It’s worth taking a leaf out of David Agus’s book in this context. Marc Benioff introduced me to David some years ago, and I found his line of thinking very instructive, concentrating on wellness rather than illness. The human body is just one great example of complex adaptive systems in operation, and there is much we can learn from people like David as a result; it is then up to us to adapt that learning to the enterprise context. With the Second Machine Age  of Brynjolfsson and McAfee now upon us, we have to get a move on in understanding how to keep notified of a state of wellness at work and at play, as collectives and as individuals.

So there’s a lot of work to be done in fleshing out the All is Well notification. How to form the new baselines. How those baselines move from being single-sense to multi sensory. The role of time series in all this. The increasing march of robotics, of augmented reality, of hybrid operating environments. The likely arrays of unintended consequences we will face as we go through the learning: the world-ruled-by-algorithm issues identified by people like Kevin Slavin,  the problems caused by poorly designed filters as described by people like Eli Pariser, modern versions of Asimov’s Three Laws, we have all that and more to face and to adapt around.

That’s only the beginning, as we then learn more about which notifications to receive on which devices, and when;  how those notifications will announce themselves when they arrive; when the receipt of a notification has legal standing.

It’s only the beginning.

In my next post I shall be dealing with the next two classes of notification: the Houston, We Have a Problem class and the I Am Here class. After that I shall try and wrap up the remaining classes of notification quickly, so that I can concentrate on the filtering/subscription processes.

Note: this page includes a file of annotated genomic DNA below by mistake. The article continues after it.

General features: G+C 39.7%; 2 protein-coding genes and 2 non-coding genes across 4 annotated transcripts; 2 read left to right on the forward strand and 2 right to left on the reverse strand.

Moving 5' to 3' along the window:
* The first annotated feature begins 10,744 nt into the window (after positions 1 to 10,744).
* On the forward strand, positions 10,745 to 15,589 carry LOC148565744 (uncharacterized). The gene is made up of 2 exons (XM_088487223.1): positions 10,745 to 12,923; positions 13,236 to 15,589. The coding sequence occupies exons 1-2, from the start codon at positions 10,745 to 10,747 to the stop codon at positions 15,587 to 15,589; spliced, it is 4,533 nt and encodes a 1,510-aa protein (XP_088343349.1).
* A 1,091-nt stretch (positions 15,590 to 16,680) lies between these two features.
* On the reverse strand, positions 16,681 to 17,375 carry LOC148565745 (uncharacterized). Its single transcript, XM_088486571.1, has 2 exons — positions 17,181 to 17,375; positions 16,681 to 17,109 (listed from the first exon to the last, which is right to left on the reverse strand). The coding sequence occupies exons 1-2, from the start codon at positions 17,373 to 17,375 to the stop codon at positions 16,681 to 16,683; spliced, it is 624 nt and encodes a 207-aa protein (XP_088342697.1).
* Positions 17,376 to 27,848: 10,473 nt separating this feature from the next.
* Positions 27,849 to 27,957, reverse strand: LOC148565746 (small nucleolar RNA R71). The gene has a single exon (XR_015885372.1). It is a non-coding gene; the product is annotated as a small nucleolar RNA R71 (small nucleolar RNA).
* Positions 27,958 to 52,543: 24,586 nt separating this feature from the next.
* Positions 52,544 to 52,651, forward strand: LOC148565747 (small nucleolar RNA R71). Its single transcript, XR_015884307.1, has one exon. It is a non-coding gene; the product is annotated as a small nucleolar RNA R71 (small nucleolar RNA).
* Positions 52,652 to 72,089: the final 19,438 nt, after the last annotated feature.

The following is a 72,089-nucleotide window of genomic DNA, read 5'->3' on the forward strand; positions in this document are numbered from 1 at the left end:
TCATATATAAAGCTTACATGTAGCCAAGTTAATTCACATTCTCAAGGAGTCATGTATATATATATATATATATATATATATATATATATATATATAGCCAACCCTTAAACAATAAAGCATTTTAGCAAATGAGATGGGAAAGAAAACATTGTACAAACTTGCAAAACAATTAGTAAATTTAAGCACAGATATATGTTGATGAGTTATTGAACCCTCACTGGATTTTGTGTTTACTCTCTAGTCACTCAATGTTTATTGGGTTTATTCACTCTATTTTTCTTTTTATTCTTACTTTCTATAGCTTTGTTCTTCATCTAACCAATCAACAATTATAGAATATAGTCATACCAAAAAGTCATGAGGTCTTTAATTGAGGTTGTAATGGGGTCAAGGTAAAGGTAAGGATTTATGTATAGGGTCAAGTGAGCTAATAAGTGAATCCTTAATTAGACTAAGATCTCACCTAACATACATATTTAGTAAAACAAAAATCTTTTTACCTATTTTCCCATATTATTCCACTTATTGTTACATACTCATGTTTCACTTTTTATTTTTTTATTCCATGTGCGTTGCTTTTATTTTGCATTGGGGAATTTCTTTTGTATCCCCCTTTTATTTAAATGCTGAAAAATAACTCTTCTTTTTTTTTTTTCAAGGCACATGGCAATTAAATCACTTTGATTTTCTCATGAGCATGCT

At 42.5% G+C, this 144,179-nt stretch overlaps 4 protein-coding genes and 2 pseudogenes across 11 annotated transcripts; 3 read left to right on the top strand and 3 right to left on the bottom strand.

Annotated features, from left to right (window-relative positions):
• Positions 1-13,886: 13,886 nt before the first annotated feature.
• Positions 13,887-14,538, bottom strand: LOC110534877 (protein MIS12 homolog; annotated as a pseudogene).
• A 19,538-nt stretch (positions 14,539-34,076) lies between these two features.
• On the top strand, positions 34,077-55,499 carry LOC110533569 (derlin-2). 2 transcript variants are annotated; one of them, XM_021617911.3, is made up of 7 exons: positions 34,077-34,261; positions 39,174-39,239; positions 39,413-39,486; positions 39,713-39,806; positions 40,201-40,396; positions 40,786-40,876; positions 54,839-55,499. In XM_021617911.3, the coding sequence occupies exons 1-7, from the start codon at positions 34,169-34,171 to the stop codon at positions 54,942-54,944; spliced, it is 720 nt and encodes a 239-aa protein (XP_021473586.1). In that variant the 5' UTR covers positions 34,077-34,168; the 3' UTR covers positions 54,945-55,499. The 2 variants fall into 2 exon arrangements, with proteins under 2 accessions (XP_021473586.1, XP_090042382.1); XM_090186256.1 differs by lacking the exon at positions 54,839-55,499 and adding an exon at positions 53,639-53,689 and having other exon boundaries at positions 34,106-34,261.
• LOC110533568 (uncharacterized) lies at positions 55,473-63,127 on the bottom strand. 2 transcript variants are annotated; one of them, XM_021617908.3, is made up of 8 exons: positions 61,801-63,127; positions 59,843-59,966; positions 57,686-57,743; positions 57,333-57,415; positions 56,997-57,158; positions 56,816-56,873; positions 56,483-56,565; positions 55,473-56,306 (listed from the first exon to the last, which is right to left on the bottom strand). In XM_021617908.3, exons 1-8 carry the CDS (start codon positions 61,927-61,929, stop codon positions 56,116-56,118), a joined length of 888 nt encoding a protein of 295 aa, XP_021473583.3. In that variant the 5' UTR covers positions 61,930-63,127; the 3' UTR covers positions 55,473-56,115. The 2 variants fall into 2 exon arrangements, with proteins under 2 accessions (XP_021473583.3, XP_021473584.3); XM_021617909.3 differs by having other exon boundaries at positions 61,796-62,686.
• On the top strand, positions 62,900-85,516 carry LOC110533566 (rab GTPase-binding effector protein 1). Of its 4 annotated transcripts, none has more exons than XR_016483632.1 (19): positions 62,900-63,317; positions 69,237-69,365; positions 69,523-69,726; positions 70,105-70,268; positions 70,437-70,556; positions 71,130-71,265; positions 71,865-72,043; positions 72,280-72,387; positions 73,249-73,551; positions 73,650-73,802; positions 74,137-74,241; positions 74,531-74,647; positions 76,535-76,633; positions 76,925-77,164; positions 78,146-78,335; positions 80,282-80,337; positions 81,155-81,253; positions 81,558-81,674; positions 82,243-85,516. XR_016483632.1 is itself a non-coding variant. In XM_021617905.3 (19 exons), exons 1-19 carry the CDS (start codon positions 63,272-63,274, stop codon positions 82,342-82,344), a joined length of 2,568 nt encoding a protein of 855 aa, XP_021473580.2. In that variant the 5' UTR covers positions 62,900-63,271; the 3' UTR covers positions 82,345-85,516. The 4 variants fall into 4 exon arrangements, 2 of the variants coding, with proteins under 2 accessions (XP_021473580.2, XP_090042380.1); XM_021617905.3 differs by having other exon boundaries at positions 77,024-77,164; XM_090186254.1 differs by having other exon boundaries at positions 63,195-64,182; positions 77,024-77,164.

Some of you have suggested that I should hold these thoughts and write a book around them. I’d rather share and learn via places like this one here, even if the conversations are with just a small number of people. It’s not that I don’t want to write a book. I do and I will. Sometime. But not about this. More to the point, I want things like this to be discussed openly so that we can all learn. Maybe I have the most learning to do. I will find out soon enough, even if only in private.

Feel free to engage via Twitter or LinkedIn or Facebook or even here, if it’s not too retro for you. Use e-mail only if you absolutely must, we haven’t had that spirit here since 1969.

 

3 thoughts on “Thinking lazily about notifications and alerts: Part 2”

  1. It is always enjoyable to read everything you write but for me it was even more enjoyable to read your thoughts about our senses and how (when in action) its synergy, or the awareness of its synergy, creates an “All is Well” atmosphere. For me, it’s like you are able to translate (in a much better and wisely way, of course) what sometimes, I (we – in general) feel but can’t put it into words. (which might be a lack of ‘team-work’ between my senses..)
    Can’t wait to read the next two classes of notification!
    Thank you!

  2. JP – another great post, thanks.

    With today’s ability to track and profile ‘normal’ behavior, it seems the ‘market’ for AIW is growing. AIW can do more harm than good if inaccurate, but we’re improving accuracy significantly by bringing together disparate data sources. Interesting times.

    I couldn’t help but correlate AIW to risk. AIW seems most valuable in systems where more risk is present due to either high impact or high likelihood of failure (flight systems), and systems where remediation tactics are less effective, and there is need for early detection (cancer screenings). Impact of failure being the qualifier for implementation, and likelihood determining the alert’s value over time.

    I’ve experienced this w/connected smoke detectors. When I first installed them, I’d look for the AIW signal every night. That faded a few months in when “trust” set in. After a few malfunctions, I started checking again. No reminder to check them. I just do. Eventually I’ll stop checking, when the perceived likelihood of failure drops below my brain’s risk threshold once again. I expect the ’stop checking’ decision will be as subconscious as the ‘do check’ decision. Is the brain an example of the evolved “filter” you describe in Part 1?

Let me know what you think